Calculating ROI on education: Earning a college is also about signalling value

Published: December 16, 2019 2:15:12 AM

Earning a college degree is also about signalling value, and not just learning.

Most people see higher education as a ticket to a job, but Return on Investment—the salary after graduation relative to fees paid—in most non-top-tier institutions is deteriorating

By Shantanu Rooj

Every year millions of Indians receive an asset that promises to be the master key to a well-paying job, i.e. a bachelor’s degree, earning which is an achievement. For the vast majority of the millennials, however, this prized possession is turning out to be quite a dud. A college degree is not what it used to be; Michael Spence’s Nobel prize for his work on signalling value of a degree is relevant even today—60% of taxi drivers in Korea, 31% of retail check-out clerks in the US, 15% of security guards in India have a degree. With unemployment rates around 8.5% mark, the improving gross enrolment ratio (GER)—93.49 lakh students enrolled into BA last year—will only add to the rise in demand for jobs as fresh college graduates enter the workforce in June. The demand-supply gap is widening; people know that whereas their degrees do not assure them the wage premium, if they want to break into the middle class or higher, they will need not only experience and skills, but a degree as well.

Most people see higher education as a ticket to a job, but Return on Investment—the salary after graduation relative to fees paid—in most non-top-tier institutions is deteriorating (it’s no coincidence 40% of engineering seats are empty every year, and top 20% of ITI pass-outs get higher packages than bottom 20% engineers). Traditionally, higher education earned a wage premium due to two reasons: (1) the GER—the number of kids in colleges was low and hence signalling value was high; and (2) economies and companies were more stable and predictable—the average life expectancy of a Fortune 500 company has come down from 65 years to 15 in the last 70 years. Noise around progress in digitalisation, automation, AI, trade protectionism and lower immigration creates further confusion on the future of jobs. The wage premium for soft skills is inching over hard skills. India’s youth are tired of degrees that do not lead to jobs.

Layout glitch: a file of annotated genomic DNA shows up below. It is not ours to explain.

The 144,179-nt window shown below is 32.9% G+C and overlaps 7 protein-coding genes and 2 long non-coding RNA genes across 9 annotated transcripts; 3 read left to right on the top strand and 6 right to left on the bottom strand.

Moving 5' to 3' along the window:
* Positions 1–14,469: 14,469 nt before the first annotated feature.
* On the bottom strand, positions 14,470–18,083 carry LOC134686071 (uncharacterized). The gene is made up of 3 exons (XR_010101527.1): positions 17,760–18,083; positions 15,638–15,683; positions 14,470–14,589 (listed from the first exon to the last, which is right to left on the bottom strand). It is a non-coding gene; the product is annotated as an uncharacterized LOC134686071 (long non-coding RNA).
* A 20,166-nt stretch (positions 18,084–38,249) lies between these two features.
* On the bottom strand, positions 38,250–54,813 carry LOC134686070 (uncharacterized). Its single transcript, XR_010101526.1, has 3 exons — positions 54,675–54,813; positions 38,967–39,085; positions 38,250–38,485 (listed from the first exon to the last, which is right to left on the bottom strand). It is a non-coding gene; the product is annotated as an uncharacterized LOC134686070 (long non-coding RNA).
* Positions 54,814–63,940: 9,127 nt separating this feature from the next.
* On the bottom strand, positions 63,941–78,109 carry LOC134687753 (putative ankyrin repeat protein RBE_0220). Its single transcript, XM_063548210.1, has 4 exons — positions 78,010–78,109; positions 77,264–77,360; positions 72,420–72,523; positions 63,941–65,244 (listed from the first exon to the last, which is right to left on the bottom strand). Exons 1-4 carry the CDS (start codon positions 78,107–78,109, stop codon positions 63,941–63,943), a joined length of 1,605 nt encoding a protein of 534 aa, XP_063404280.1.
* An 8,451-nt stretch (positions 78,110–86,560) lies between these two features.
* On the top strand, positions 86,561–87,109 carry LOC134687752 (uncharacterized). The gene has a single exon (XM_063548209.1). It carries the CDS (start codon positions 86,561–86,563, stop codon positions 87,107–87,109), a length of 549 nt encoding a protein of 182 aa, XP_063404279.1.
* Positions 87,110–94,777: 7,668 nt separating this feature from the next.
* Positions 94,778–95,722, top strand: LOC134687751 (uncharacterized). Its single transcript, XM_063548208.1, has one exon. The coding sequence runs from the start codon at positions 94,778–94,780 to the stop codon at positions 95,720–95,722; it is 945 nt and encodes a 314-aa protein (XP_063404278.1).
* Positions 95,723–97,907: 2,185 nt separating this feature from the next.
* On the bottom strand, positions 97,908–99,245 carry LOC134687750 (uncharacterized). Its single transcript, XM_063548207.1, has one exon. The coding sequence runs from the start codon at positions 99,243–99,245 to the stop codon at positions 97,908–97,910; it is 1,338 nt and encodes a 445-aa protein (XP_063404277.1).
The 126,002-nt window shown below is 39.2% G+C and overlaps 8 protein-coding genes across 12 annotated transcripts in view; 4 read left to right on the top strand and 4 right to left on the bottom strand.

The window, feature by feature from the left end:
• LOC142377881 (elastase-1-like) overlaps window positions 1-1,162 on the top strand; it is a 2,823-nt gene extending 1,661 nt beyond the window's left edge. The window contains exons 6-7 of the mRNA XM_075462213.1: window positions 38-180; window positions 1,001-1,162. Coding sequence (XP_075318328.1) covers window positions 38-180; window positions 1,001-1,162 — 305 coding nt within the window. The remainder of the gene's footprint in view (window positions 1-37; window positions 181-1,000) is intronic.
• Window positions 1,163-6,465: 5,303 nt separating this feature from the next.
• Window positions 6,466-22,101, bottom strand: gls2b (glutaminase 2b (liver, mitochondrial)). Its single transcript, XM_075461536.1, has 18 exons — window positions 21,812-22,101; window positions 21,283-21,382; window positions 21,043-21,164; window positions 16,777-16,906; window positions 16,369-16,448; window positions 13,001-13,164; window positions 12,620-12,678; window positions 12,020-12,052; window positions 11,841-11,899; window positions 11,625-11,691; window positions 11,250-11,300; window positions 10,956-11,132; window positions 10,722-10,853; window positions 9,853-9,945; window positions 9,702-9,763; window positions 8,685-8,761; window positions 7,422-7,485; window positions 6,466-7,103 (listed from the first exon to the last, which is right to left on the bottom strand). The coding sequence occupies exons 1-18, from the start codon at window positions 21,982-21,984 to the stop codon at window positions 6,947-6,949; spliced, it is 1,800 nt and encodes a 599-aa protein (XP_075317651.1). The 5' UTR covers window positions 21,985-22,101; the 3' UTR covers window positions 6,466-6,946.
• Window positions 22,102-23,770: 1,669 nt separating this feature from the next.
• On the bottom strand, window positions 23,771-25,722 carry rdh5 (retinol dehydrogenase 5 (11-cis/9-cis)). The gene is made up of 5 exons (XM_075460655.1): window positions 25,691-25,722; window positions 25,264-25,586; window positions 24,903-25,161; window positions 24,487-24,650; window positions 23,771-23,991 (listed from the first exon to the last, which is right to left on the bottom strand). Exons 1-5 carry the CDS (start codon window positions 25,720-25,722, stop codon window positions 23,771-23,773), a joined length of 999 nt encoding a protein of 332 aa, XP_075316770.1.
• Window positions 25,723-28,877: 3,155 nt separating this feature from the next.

Universities must get ready to cater to students who will want to take a variety of courses from different institutes. They will need to explore technologies that can help lower costs, freeing up monies to provide the kind of support that poor or first-generation students need but that institutions currently can’t afford, and to build a more social form of assisted learning. Universities need to recognise employability as a crucial objective—not narrow specialisation, but higher education at a cost that can justify third-party financing that can be paid back from work after graduation. Universities will need to encourage diverse institutional responses for the challenges of affordability, access, equity and employability, and build a multi-modal approach to a modular curriculum—education that taps into the motivations and abilities of the learner and nurtures differentiation and personalisation as its values.

The government will need to rise to the occasion—India’s higher education needs emergent deregulation to create the space for innovation, because the current system is unable to deliver employability at low costs. Traditional academics have confused regulators with their definition of higher education that confuses university buildings with building universities. Policymakers, educators, employers should focus on providing viable alternatives to traditional university education—investing in technical schools and colleges built around the needs of local employers.

Former President APJ Abdul Kalam had noted: “It is not unemployment which is a major problem; it is the question of ‘unemployability’ which is a bigger crisis.” An MHRD report noted huge growth in quantity—3.8 crore kids in higher education in 51,000 colleges and 1,020 universities; our five-year goal is to double the numbers, but everyone must be employable and pay lower fees. India has deep reserves of academic resilience, but policy must permit the resilience to articulate itself. Minor tweaks in the policy would not be enough—it’s time to set the ball rolling.

(The author is founder & CEO, Schoolguru Eduserve. Views are personal)

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